Started in May 2012 by pastry chef Jodi Elliott, these bake sales were originally intended to raise funds to upgrade Foreign & Domestic's outdated and undersized ovens. Having reached her initial goal in record time, Elliott made the bake sales a going concern and donates 20% of quarterly proceeds to local charities that align with a progressive ethos. Past recipients of Elliott's largesse include Planned Parenthood, Mother's Milk Bank, and Foster Angels of Central Texas. Three Saturdays a month, locals line up, rain or shine, for Elliott's tasty and inventive pastries in service to both happy tummies and social justice.
If you expect a fresh, all-natural Scottish salmon dish to be available at a convenient chain location, we might have said you were insane – before Snap. With six locations around town, Snap Kitchen is serving up some fine butter-free, premade meals, just as they’ve been doing for over three years now. And it’s good food. Damn good. Try the Bison Quinoa Hash or the Chicken and Butternut Squash dishes if you don’t believe us. Sure, the prices are a bit higher than your average fast food joint, but the service is just as swift. Considering the quality of the food, at Snap, you get your money's worth.
We never said we were mathematicians, but the coconut, peanut butter, and chocolate swirl ice cream at Lick has made us believe in the infinite (and delectable) possibilities of vegan food. Co-founders Anthony Sobotik and Chad Palmatier opened Lick in the fall of 2011 in an effort to bring the homemade ice creams (of the vegan and nonvegan varieties) of their rural Texas youth to Austin. Honesty is the best policy at Lick, where ingredients come from local artisans and farmers, like Mill-King Market & Creamery, Round Rock Honey, and Delysia Chocolotair, among many tasty and wholesome others.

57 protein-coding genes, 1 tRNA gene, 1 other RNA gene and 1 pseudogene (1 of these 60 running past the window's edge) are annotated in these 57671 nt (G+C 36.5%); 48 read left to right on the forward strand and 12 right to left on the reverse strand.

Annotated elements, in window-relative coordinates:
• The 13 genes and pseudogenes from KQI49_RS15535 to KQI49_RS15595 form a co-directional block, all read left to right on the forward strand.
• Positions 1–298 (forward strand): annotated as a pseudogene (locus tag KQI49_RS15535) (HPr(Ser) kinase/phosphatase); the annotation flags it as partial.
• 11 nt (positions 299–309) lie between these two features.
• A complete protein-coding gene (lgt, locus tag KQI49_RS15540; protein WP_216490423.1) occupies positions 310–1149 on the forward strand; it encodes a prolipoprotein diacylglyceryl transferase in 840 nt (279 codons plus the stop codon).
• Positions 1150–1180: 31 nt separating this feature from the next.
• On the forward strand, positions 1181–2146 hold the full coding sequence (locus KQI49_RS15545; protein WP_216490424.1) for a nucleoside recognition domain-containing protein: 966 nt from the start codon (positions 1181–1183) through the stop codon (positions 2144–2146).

Lick Honest Ice Creams, 6555 Burnet Rd., 512/609-8029
Back in 2005, we gave Craig Long and crew a "BOA" for their little kitchen on the I-35 access road between a strip joint and an adult video store ("Best Green Light in a Red Light District"). Well, here we are, eight years later, with a less titillating title and a new location that feels more like home, tucked in the old Fricano's Deli location just a few blocks north of campus. Longhorn lunchers and neighborhood noshers alike know what fun it is to watch Craig and his now grown-up son Edgar once again sling the best casseroles, lasagnas, beet- and other to-die-for salads, entrées and sides for every diet, and desserts for days. Go in for a meal, and remember their names, because it will only take one visit, and they'll remember yours.
You still haven’t decided where to take your crush on a date?! Wipe off those sweaty palms, swallow that breath strip, and put away your small-talk cheat sheet: The Goodnight’s here to rescue you from Faceplantville, pop. 1. Offering great daily drink specials, fancy pizzas, and a truffle oil Five Cheese Mac that will make your intended weak at the knees, the gentle yet gregarious Goodnight guarantees that you and your future boo will feel right at home. And if you find yourself in the first-date convo rut, stuck talking about the weather or what type of canned tuna you had for lunch, mosey over to the bowling alley and let some friendly competition fan the flames of "like."
Kombucha lovers will argue until their next homebrew batch ferments about which local ‘bucha is best. Some for breakfast, some for hangovers, all delicious. The creative concoctions of Kosmic Kombucha are handcrafted locally and boast fresh, nutritious ingredients. All the recipes are based with organic oolong and green teas, and the 14 (and counting) flavors vary by location. Some of the faves are Mint Julep (organic white grape juice, fresh squeezed orange and lemon juice, fresh mint), Texas Blues (organic blueberries, fresh basil, lime, and agave), and Black Magic (organic blackberries and raspberries, organic ginger, spirulina, and agave). Otherworldly.
You may want to replace that beer with something a little bit more G-rated. I'm sorry, did I break your concentration? I didn't mean to do that. Please, continue, you were saying something about best intentions? Hear us out. This is some serious gourmet shit. The chocolate chip cookies shake at the Alamo Drafthouse is more than a little PFG. It's a little bit chocolate, a little bit cookie, and a whole lotta shake and makes us rethink our G-rated categorization at the beginning of this blurb. OK, let's call it a day at NC-17 – for language, gratuitous violence, and the unassailable urge to dance like Uma.